Cuba is Waging War on Zika
Aggressive Zika prevention efforts produce results
In Cuba, the fight against the mosquito-borne diseases Zika is organized, and remarkably effective.
The World Health Organization (WHO) map indicates that Cuba is a lone island in a sea of Zika. The WHO reports the majority of the Caribbean has experienced widespread transmission of the virus.
But, Cuban health officials say there has been only a “sporadic” spread of Zika on the island.
“What it takes are local communities being very strong with vector control,” Health and Human Services (HHS) Secretary Sylvia Mathews Burwell said at a press conference at the US Embassy in Cuba. “I think it is what they’ve been successful with.”
“The big difference between Cuba and the rest of Latin America is that they anticipated the arrival of the virus, and took actions to mitigate the impact,” said Carlos Espinal Tejada, a tropical disease specialist who directs the Global Health Consortium at Florida International University in Miami.
“In Miami and other places in Latin America, they waited until they had Zika cases and then mobilized,” Espinal Tejada said.
“In Cuba, it’s the opposite. When they see a virus about to arrive, they mobilize.”
According to the WHO, the best way to avoid Zika virus infection is to prevent mosquito bites. Some travelers to areas with Zika will become infected while traveling, but will not become sick until they return home, or they might not have any symptoms at all.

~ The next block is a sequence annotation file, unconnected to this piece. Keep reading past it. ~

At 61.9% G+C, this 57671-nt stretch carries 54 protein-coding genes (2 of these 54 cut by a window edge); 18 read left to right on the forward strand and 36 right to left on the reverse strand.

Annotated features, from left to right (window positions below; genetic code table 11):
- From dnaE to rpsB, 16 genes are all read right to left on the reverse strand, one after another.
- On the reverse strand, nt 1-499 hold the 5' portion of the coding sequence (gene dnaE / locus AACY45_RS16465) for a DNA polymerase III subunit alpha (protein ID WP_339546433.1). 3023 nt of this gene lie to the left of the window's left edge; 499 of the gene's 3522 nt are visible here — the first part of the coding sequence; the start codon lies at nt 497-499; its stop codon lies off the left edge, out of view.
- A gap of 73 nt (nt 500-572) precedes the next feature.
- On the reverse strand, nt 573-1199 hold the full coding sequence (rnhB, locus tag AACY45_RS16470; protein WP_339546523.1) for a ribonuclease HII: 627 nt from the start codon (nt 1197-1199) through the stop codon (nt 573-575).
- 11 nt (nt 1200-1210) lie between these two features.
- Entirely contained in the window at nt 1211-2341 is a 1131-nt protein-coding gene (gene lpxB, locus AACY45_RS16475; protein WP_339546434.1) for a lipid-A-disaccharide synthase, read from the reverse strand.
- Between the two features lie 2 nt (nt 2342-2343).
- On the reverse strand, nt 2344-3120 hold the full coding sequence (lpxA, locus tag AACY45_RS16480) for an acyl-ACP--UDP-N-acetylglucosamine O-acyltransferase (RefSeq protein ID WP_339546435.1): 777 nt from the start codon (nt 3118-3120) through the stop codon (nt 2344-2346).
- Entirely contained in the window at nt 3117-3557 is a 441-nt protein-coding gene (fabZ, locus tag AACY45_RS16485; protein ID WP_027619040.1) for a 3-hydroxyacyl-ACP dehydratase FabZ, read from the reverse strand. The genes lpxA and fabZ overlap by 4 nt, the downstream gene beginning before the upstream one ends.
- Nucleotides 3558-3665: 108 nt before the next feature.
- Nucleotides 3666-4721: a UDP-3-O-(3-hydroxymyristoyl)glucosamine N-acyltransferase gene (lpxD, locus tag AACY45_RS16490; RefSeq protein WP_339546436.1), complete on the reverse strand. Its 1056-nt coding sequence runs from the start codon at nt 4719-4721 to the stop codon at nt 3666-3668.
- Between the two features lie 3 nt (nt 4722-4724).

"Cuba began building a system to aggressively prevent mosquito-borne diseases after a 1981 outbreak of dengue fever that killed 158 people', said Carilda Peña García, director of vector control for the Cuban health ministry.
“The Cuban people don’t forget that,” she said.
Cuba’s success in limiting Zika’s spread is due largely to prevention efforts coordinated from local health clinics. These clinics deploy 15,000 workers who “visit every house in Cuba” to look for mosquitoes and kill them”, said Peña García.
Aedes aegypti is the main mosquito species spreading the Zika virus.
“In Havana, each mosquito-control worker is responsible for 300 households and is expected to visit 20 each day, checking for mosquitos, larvae, and standing water that could become breeding grounds”, said Nilda Roca Menendez, director of health and epidemiology for Havana.
“If a case of Zika, dengue, or chikungunya virus is diagnosed, or mosquitoes or larvae are found, every home within 100 meters will be checked more intensely”, Roca Menendez said.
People who do have symptoms have reported fever, rash, joint pain, and red eyes. The sickness is usually mild with symptoms that last from several days to a week. People usually don’t get sick enough to go to the hospital, and they very rarely die of Zika.
As of December, 2016, there is no vaccine or medicine for the Zika virus.